Last week we released our Top 10 Small Business Trends for 2012 list. This is the 5th year we've done a public top 10 trends list (we've been doing small business forecasting for about a decade).
Here are 4 key forecasting lessons we relearned through this review:
1. The future doesn't change that often: This is another way of saying the vast majority of trends take a long time to reach the mainstream. What changes is the stage a trend is at.
For example, we consider the broad shift towards Mobile Computing starting in 1993 with Apple's failed Newton PDA. Others will argue the trend is much older. Either way the trend had been around quite a while in 2008 when we said it was "taking off" due to the iPhone's recent success and the expected 2008 release of Google's Android.
Mobile Computing has been on our list every year since 2008 and will likely be on our lists for at least the next 5 years. This year's lists covers the growing impact of smartphones, tablets and the Cloud.
The overall trend hasn't changed, but the forms, impacts and importance of mobile computing have changed - and will continue to change.
2. Trends are easy, timing is hard: Trendspotting isn't a difficult task. Pretty much anyone who has an interest can become a proficient trend spotter. The hard part is forecasting when a trend will have an impact and when it enters the mainstream.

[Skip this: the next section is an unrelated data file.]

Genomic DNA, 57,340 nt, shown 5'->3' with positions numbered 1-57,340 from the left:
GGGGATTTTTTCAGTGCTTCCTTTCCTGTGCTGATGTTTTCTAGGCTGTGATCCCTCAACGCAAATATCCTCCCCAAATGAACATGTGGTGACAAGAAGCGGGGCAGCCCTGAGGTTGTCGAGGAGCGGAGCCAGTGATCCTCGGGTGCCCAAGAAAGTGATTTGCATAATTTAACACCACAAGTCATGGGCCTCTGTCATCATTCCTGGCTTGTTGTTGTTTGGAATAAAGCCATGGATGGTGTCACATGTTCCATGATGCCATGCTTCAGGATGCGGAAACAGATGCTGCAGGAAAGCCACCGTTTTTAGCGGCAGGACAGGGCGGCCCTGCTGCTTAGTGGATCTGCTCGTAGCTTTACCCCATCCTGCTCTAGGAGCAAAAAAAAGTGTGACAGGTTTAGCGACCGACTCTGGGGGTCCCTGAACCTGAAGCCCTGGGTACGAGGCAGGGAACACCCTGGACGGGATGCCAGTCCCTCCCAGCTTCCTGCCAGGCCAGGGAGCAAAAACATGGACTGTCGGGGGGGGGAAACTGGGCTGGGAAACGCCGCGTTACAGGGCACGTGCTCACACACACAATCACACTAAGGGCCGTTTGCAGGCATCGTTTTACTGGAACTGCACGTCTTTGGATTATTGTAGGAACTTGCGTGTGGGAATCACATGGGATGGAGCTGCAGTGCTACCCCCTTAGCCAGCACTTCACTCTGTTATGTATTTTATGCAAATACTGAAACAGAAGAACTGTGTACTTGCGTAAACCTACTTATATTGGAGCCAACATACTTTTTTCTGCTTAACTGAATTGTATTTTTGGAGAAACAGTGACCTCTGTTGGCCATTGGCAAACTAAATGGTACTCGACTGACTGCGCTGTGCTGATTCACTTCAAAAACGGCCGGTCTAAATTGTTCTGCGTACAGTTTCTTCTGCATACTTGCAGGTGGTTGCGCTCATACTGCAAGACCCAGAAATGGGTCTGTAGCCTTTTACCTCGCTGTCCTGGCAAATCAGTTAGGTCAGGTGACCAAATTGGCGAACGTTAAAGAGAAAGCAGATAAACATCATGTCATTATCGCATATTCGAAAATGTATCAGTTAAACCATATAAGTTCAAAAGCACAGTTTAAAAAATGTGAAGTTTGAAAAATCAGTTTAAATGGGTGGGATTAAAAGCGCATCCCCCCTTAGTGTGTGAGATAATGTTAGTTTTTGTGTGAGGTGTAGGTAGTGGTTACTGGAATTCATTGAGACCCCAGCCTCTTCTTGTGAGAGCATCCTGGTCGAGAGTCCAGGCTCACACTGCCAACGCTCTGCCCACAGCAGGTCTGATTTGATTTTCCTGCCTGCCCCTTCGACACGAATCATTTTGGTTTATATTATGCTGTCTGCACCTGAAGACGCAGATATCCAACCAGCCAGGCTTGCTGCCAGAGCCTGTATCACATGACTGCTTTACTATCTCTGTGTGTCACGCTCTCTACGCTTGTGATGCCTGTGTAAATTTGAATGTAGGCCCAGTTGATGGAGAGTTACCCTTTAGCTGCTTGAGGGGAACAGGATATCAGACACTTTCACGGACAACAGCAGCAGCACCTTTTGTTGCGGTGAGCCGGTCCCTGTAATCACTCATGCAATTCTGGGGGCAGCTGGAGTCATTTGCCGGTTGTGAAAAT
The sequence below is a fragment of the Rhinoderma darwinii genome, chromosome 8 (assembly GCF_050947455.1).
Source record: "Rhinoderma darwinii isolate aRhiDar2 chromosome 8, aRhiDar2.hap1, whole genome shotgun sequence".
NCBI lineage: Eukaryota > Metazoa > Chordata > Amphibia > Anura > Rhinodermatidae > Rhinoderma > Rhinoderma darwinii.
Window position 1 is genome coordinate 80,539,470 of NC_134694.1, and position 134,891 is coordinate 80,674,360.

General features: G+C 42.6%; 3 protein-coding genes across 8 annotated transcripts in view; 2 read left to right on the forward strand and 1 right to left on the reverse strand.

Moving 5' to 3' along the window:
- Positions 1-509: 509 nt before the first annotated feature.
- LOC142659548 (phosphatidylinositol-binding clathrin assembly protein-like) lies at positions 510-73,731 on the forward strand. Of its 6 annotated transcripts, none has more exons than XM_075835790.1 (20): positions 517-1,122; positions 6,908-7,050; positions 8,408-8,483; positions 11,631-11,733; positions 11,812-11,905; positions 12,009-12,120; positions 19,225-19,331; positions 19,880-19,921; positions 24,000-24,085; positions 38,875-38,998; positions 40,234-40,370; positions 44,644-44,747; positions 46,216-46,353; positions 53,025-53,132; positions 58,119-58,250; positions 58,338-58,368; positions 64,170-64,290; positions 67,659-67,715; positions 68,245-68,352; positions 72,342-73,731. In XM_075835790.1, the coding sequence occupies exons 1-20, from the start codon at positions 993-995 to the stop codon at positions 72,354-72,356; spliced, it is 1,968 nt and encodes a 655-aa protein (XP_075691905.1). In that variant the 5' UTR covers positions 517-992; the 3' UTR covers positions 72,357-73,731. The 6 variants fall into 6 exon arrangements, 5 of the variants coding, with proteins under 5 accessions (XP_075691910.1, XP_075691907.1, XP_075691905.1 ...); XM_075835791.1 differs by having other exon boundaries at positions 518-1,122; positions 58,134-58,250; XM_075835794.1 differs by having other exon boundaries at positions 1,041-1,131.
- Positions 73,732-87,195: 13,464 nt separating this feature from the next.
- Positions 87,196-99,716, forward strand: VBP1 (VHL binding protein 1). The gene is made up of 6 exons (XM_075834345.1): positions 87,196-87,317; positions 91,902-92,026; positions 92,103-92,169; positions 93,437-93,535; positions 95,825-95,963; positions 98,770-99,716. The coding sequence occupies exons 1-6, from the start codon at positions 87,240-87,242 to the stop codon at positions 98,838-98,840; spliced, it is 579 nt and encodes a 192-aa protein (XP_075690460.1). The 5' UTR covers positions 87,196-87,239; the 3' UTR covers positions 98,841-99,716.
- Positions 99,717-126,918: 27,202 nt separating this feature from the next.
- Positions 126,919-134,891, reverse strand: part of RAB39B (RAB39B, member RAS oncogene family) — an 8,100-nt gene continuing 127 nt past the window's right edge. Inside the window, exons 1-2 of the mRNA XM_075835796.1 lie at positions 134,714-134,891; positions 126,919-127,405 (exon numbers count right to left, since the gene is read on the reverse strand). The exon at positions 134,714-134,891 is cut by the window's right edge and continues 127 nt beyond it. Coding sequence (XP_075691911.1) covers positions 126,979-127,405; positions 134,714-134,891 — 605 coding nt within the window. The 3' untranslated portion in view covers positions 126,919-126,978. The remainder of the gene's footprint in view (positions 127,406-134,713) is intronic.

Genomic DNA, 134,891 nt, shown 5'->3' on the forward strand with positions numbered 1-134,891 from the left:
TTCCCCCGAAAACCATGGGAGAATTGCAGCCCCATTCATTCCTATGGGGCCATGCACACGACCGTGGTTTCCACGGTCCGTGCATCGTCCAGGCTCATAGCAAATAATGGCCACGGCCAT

One of my favorite examples is RFID and it's short range version NFC (see this post for a description of NFC and mobile payments). I think the first "year of RFID" I remember is 2001. I think the first "year of NFC" I remember was 2003. Neither happened and both technologies have made steady progress since but neither really broke out.
Here we are about 10 years later and 2012 is being declared to be yet another "year of NFC." This is because large banks, credit card companies and Google are pushing mobile payment systems based on NFC. There's also rumors that the iPhone 5, due to be released this spring/summer, will include NFC technology.
We like NFC, agree it will be a successful mobile payments technology and that 2012 will likely be a break out year for the technology (it's still several years from mainstream use). But if you'd asked us in 2003 when NFC would have its breakout year, we would have said 2007 or 2008. So we basically missed it by 5 years.
There are many, many more examples of trends - and especially technology trends - where the general consensus around their timing was way, way off.
BTW, I think ability of Steve Jobs to know when a technology was ready for the market - and the market ready for a technology - was a key reason he was Steve Jobs. I also think the difficulty associated with forecast timing is one reason why people like Steve Jobs are so rare.
3. Follow the Money: Trends that are supported by clear, logical and identifiable business models tend to be the most likely to be impactful. This is true for most types of trends, but especially technology trends.
The reason is pretty simple. Trends supported by business models see greater levels of investment, which greatly increases the probability the trend will have an impact.
Examining business models also helps a lot with forecasting the timing of trends. Going back to Steve Jobs, the iPod was a huge success not because of its technology. It was a huge success because the Internet matured to the point Apple could create the itunes store. The store created a powerful business model that drove the iPod's success.
4. No one can predict the future: But the process of trying is extremely valuable.